How did an atheist come to write a book like this? Yeah, well, there are a lot of atheists I don’t think 80 ism is you know, it’s not a monolithic ideology or anything. 

I’m a secular rationalist and I’m an atheist from many generations back. However, I do not rule out experiences that could be called mystical. 

That was on that. That’s finally the word I learned to use for them. You’re right. And I’m not the I’m certainly not the only atheist to write about to report such experiences. Sam Harris. 

So I’m sure, you know, I’ve had a you transcendent experiences myself, mostly involving drugs, but they were very real and very powerful. And, you know, I feel change. 

Well, there you go. But it didn’t you didn’t turn into a religious person. Not at all. No, no. Give me either. 

One of the things I thought was really interesting about the book was some you were raised by atheists at a time when atheist him was very much not mainstream. Can you talk a little bit about what that was like? 

What was like growing up as an atheist in the 50s? Yeah, well, it was challenging at times. At school, we were required to say the Lord’s Prayer together. And I would sort of mumble. But we would words. There was I think it was Wednesday half a day was devoted to what was called religious instruction. When people were bused off to different churches for a half day of just what they did. And then it was perfectly obvious that I was the only one left behind. Some little kids. Well, more than more than a few confused atheists. And with communism. I didn’t mean I didn’t know what communism was, except this as a slur for the word atheist some. So I you know, I got some heat for this.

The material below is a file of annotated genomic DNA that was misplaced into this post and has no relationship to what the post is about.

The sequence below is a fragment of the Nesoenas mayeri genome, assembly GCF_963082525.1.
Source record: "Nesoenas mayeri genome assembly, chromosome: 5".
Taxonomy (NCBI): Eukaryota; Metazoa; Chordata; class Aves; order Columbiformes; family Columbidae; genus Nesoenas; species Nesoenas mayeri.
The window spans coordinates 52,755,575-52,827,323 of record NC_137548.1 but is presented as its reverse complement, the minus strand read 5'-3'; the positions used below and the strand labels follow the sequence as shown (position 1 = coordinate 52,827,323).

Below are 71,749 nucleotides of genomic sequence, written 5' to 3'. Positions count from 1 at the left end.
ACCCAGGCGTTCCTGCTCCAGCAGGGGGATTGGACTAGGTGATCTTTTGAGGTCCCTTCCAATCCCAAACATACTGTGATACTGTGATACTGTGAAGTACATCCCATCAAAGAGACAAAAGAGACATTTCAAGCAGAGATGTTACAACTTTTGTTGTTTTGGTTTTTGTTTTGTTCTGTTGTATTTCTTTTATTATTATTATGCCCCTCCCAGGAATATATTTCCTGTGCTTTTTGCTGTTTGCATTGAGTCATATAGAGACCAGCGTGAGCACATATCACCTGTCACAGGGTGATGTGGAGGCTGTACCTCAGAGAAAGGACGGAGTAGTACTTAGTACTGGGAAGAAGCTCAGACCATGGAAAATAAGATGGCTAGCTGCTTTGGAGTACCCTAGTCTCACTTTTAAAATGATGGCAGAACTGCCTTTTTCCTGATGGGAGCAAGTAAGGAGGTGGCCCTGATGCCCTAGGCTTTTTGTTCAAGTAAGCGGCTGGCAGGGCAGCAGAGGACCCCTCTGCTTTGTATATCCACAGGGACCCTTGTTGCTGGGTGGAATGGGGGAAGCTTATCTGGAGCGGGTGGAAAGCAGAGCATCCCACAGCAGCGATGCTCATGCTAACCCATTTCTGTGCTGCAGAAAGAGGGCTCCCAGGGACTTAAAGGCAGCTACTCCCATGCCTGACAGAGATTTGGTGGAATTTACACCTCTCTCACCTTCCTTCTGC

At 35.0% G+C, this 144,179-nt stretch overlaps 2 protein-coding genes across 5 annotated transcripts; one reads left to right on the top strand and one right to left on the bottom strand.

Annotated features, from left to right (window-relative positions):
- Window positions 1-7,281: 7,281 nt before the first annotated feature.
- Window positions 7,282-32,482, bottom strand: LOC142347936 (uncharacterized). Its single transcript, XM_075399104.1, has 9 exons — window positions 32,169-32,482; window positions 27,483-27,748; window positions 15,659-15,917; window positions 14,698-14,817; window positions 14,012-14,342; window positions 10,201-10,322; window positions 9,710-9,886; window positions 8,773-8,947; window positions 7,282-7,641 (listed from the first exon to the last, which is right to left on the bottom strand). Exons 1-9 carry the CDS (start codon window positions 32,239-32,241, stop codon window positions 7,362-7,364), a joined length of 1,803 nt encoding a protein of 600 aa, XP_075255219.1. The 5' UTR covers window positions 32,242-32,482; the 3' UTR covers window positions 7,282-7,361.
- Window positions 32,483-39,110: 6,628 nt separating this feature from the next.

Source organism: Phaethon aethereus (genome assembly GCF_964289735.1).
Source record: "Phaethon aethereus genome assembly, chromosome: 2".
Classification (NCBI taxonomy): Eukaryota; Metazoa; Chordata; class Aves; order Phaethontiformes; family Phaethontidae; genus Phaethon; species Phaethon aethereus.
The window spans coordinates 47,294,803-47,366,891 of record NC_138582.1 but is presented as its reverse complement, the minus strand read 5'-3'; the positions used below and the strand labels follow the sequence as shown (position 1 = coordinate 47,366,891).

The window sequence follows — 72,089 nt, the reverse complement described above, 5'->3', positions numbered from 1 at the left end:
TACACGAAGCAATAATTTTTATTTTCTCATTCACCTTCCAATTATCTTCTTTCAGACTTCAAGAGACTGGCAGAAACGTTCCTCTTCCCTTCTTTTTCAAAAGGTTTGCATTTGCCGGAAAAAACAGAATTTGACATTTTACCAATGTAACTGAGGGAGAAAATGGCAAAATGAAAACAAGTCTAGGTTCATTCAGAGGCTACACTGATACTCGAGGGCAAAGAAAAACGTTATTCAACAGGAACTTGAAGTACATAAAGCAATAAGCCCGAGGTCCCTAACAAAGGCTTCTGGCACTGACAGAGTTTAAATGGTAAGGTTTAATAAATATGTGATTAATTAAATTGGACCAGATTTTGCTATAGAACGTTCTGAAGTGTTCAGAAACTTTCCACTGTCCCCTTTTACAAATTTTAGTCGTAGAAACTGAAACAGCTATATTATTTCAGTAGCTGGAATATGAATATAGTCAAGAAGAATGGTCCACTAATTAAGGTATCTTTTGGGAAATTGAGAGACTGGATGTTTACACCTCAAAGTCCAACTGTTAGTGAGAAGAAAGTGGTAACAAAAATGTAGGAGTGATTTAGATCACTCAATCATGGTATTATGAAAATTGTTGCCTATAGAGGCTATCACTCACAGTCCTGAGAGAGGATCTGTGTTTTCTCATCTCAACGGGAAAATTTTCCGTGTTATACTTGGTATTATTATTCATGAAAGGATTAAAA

Your parents felt that Athie ism was very much part of their views on the class struggle. Right. 

And that’s how I would put it now, because there was a spirit is among the within the American working class at a certain point of, quote, free thought. I don’t know if they had any kind of actual contact with free thought publications or speakers or anything like that. But it was very much tied to populism. The idea was that. 

Well, I don’t trust doctors, lawyers, bosses or priests. 

They’re all out there all exploiting it and they’re not. Any of them doing any work of real value. 

That was that what I learned and then sort of the idea of skepticism of God as being the ultimate Straube us? 

Well, no, it wasn’t that God was a kind of a boss. It was that there wasn’t much discussion of God. That was just silly. The idea of God from my parent’s point of view. But there certainly was a sense that the Catholic Church, which was the probably the biggest player in my ancestors rise, was exploitative. 

My father’s great grandmother, a poor Irish Catholic woman living in western Montana and the eighteen eighties, sent for a priest when her own father lay dying and the priest sent back a message saying. Bridge that sent back a message saying that he would only come if he were paid twenty five dollars. Which was an outlandish sum for for people like this at this time. And that was the end.